Maria Antonietta Di Viesti

Fave di Carpino e Vin Cotto di Fichi

“Ancora oggi si ha difficoltà a comprendere quanto la terra ci dà, ma è lì che abbiamo le radici; dovremmo svilupparci come un albero che non si sviluppa se non affonda le proprie radici nella terra”

A Carpino note d’olio accompagnano il presidio Slow Food delle fave. Negli anni ’50 la piana di Carpino era disseminata di fave autoctone che contrastavano il dominio colturale dell’ulivo. Il tempo ha sostituito la fava: un lavoro manuale e faticoso e un baccello molto vicino alla superficie del terreno rendevano (e rendono tutt’oggi) impossibile la meccanizzazione; tutto ciò ha promosso fatica e abbandono in favore di produzioni d’olio. La ri-comparsa avviene nel 2002 grazie a Maria Antonietta Di Viesti e suo marito che, in contrapposizione con la cultura dell’abbandono, riprendono questa coltivazione tramandata verticalmente ricca non solo di ricordi ma anche di nutrienti.

Tradizionalmente la carne era un assente cronica dai pentoloni delle famiglie meno abbienti così la fava di Carpino -ricca di proteine- sopperiva con pignatte di terracotta vicino i focolari per produrre la democratica “zuppa”: preparata con la friabile buccia (fonte di fibre e ferro, proteine e dopamine) viene disciolta in acqua e olio garganico avvolto dal profumo di origano locale. Difformità dalla canonica fava -oltre all’aspetto gustativo- sono la sua minuta dimensione e una particolare fossetta nella parte inferiore.

L’attenzione di questa azienda agricola familiare si estende e fa rivivere il “vin cotto di fichi”, offrendo così l’opportunità gustativa; a fare la differenza né vino e neanche alcol, ma melassa di fichi rinsecchiti al sole. Il suo storico utilizzo è abbinato a dolci ma oggi trova nuove strade incrociate con formaggi, rispondendo in questo modo a nuove esigenze culinarie. Fonte:

Per contatti diretti: Sig.ra Maria Antonietta 392 1195508

ITALY ON MY MIND – Paola Bacchia


There are parts of the Adriatic coastline that I know very little about; the Gargano Peninsula in the northern part of Puglia was just one example. I had never heard of it and I was even unsure of how to pronounce it (tip: the accent is on the second “a” not on the first one). My friend Joe told me about the Gargano when we met one morning for coffee and cake at the Mediterranean Supermarket in Brunswick. He is from the Gargano and passionate about the area. He described its uniqueness, the beautiful coastline and waters, the towns of Rodi, Vico, Manfredonia, Vieste, Gargano, Peschici and the typical foods that are made there as I took notes. He implored me to try Caciocavallo podolico (a local cheese) and gave me the details of his friend Maria Antonietta who grows the Carpino broad bean (fava bean), which has its own Slow Food Presidium.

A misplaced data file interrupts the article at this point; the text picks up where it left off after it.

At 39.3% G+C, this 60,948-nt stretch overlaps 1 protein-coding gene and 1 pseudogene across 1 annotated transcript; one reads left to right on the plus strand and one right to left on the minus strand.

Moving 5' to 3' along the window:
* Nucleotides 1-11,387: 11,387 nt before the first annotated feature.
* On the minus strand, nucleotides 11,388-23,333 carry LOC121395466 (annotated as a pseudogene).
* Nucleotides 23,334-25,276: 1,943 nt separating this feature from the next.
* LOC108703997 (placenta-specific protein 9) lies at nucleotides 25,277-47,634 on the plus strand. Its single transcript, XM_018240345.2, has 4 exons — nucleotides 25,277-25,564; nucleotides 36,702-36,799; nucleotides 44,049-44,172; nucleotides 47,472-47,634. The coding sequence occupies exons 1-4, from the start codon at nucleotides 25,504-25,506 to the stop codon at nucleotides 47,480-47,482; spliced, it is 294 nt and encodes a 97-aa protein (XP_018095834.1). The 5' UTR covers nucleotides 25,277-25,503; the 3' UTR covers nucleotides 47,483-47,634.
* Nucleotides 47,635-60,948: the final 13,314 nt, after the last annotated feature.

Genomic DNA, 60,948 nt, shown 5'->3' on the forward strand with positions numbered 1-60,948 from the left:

We arrived in the Gargano from the south after a week of cooking in Otranto, driving along the coast, past olive groves and artichoke plantations. White walled towns dotted the landscape on our left, and the blue Adriatic Sea was on our right. The Gargano peninsula is often missed by visitors as it is not on the way to anywhere, but a destination in itself. I hope you will see from some of the highlights of my week there that it is well worth getting off the main road and spending time on this beautiful peninsula.

I booked the stunning Villa Manganaro for three of our nights on the Gargano as a base for exploring the southern part: a pink villa built in 1850 sitting among olive trees, with a terrace that has an unimpeded view of the Adriatic Sea. The owner Lucilla told me that the turrets on either side of the entrance were for guards to put their rifles into, to protect the property. Lucilla took us on a tour of the house (as no-one else was staying there at the time) and one of the rooms had black and white hand-painted tiles, all different depicting scenes from Greek mythology – very rare and they were recently individually photographed for a book.